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Lester Electronics Financing Alternative Benchmarking

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Concept Application of Concept in the Scenario Reference to Concept in Reading

Metrics of wealth maximization

The metrics of wealth maximization are: the balance sheet, the income statement, net working capital, financial cash flow, and the accounting statement of cash flows, (Ross, Westerfield, & Jaffe, 2005). These measures are important not only to organizational stakeholders at Lester Electronics and Shang-wa, but also to industry competitors who are currently looking at a possible merger with these two organizations.

Additionally, LEI and Shang-wa have been in business together for over 35 years and are toying with the idea of a joint venture that could strengthen both companies within the industry and remove them from a potential acquisition. A review of wealth maximization metrics would help determine the merits of such an agreement.

Financial statements help to evaluate how well a firm is doing. This is especially important when it comes to matters of mergers and acquisitions. The five key areas of financial performance that can be determine from the metrics of wealth maximization are: financial leverage (the extent to which a firm relies on debt financing), short-term solvency (the ability of the firm to meet its immediate obligations), profitability (the extent to which a firm is profitable), activity (the ability of the firm to control its investment in assets), and value (the value of the firm), (Ross, et al., 2005).

Operating exposure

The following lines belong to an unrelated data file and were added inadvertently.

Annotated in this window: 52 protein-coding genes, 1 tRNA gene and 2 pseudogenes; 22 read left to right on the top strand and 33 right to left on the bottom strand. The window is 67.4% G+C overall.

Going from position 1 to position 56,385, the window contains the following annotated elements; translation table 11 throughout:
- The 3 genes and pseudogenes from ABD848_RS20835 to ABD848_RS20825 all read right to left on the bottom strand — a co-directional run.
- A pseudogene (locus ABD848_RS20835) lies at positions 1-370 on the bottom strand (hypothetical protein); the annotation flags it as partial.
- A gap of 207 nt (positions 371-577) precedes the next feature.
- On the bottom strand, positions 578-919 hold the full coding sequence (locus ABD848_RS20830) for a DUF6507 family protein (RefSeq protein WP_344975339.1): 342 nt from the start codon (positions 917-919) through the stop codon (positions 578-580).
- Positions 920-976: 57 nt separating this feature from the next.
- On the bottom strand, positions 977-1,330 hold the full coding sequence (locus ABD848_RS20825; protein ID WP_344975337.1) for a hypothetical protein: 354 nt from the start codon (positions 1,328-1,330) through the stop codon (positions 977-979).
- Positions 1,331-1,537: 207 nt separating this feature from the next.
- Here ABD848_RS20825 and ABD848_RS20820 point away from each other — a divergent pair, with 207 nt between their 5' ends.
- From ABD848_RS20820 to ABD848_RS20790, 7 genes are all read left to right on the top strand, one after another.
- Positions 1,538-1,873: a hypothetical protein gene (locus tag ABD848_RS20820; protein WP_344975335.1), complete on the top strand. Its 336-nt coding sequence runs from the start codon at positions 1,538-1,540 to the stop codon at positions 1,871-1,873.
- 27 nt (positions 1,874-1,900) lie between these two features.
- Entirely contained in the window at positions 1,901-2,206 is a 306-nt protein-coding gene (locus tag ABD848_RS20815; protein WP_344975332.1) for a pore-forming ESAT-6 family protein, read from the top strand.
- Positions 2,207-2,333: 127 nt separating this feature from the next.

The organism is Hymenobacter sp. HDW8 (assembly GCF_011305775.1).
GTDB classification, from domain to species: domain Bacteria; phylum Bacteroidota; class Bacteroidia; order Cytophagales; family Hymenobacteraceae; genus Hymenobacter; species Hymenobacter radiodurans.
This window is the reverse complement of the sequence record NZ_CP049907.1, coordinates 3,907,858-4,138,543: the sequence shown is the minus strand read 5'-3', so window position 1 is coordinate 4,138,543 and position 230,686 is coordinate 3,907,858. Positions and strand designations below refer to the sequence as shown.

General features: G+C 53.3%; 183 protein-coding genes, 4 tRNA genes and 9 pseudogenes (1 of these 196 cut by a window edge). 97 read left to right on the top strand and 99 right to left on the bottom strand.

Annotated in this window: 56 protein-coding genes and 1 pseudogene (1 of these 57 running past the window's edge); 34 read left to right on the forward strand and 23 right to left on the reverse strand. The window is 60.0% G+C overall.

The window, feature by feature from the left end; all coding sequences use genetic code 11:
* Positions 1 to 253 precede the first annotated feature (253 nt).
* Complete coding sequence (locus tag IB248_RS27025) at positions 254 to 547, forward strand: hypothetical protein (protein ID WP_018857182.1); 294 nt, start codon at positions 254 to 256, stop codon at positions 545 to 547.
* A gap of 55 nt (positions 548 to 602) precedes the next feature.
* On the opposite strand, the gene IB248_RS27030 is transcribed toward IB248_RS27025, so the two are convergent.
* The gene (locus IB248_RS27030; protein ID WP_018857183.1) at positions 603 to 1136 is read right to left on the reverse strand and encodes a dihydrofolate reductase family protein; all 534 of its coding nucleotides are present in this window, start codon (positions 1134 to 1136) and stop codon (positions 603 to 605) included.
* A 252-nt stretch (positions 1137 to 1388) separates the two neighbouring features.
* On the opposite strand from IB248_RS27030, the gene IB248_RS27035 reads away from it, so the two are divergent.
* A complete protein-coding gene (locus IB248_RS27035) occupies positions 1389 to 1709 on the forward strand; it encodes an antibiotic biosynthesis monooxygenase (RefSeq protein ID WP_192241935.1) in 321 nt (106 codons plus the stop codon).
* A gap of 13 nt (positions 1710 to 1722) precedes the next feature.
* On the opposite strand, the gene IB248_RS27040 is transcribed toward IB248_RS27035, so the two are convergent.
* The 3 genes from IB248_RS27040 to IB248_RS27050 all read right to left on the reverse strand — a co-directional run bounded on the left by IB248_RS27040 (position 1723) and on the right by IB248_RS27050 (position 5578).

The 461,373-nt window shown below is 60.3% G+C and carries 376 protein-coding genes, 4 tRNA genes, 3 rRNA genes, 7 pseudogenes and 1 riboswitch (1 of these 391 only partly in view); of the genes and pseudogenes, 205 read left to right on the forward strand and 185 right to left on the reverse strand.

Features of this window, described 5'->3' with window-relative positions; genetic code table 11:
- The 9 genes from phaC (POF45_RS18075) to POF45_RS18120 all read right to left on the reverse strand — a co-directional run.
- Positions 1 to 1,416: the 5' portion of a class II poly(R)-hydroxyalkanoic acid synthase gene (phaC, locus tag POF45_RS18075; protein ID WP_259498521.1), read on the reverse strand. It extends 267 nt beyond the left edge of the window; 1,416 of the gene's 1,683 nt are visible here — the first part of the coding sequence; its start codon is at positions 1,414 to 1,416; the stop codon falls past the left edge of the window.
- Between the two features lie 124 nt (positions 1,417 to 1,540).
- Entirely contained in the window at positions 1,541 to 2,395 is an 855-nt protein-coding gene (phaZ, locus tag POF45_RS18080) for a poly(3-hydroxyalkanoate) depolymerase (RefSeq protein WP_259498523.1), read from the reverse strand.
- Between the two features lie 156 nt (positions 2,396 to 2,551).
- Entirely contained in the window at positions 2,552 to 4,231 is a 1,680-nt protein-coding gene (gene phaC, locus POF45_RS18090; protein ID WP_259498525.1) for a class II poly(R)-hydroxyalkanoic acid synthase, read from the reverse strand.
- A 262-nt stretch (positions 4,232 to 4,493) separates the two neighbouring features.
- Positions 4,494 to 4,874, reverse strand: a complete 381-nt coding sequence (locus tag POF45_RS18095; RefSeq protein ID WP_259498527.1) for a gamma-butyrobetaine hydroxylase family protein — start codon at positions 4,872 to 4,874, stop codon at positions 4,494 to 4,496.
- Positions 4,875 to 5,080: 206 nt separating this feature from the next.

A joint venture with Shang-wa will open up new opportunities for LEI. However, LEI has never marketed domestically made products outside of the United States before (University of Phoenix, 2007). In analyzing which decision to make, Lester must consider the operating exposure that is imminent if a merger with Shang-wa were to take place.

While managing operating exposure, LEI and Shang-wa should realize the impact of financial, economic, and global environments on the future of both organizations.

"Formally, operating exposure can be defined as the extent to which the firm's operating cash flows would be affected by random changes in exchange rates," (Eun & Resnick, 2004, p. 289).

Bond concepts

If Lester and Shang-wa agree that their best option is to form a joint partnership, then the new company may need additional financing. One way to obtain needed cash flows is to sell bonds. The company can issue pure discount bonds to investors. These bonds will give the company the financing needed to fund the new venture and no cash-out will be required until the bonds reach maturity. This option will give the new company time to build cash flow before repayment of the debt is required.

"A bond is a certificate showing that a borrower owes a specified sum," (Ross, et al., 2005, p. 106). In order to make good on this debt, LEI/Shanga-wa would agree to make a principle payment with interested on some designated date.

The issuer of a bond is obligated to repay its holder principal and interest at some future date. "Pure discount bonds are often called zero-coupon bonds to emphasize the fact that the holder receives no cash payment until maturity," (Ross, et al., 2005, p. 107).

The corporate firm

John Lin of Shang-wa prefers a merger with LEI as opposed to being absorbed through a merger with one its competitors. Unfortunately, on the imminent eve of his departure, Lin has failed to groom a ready successor



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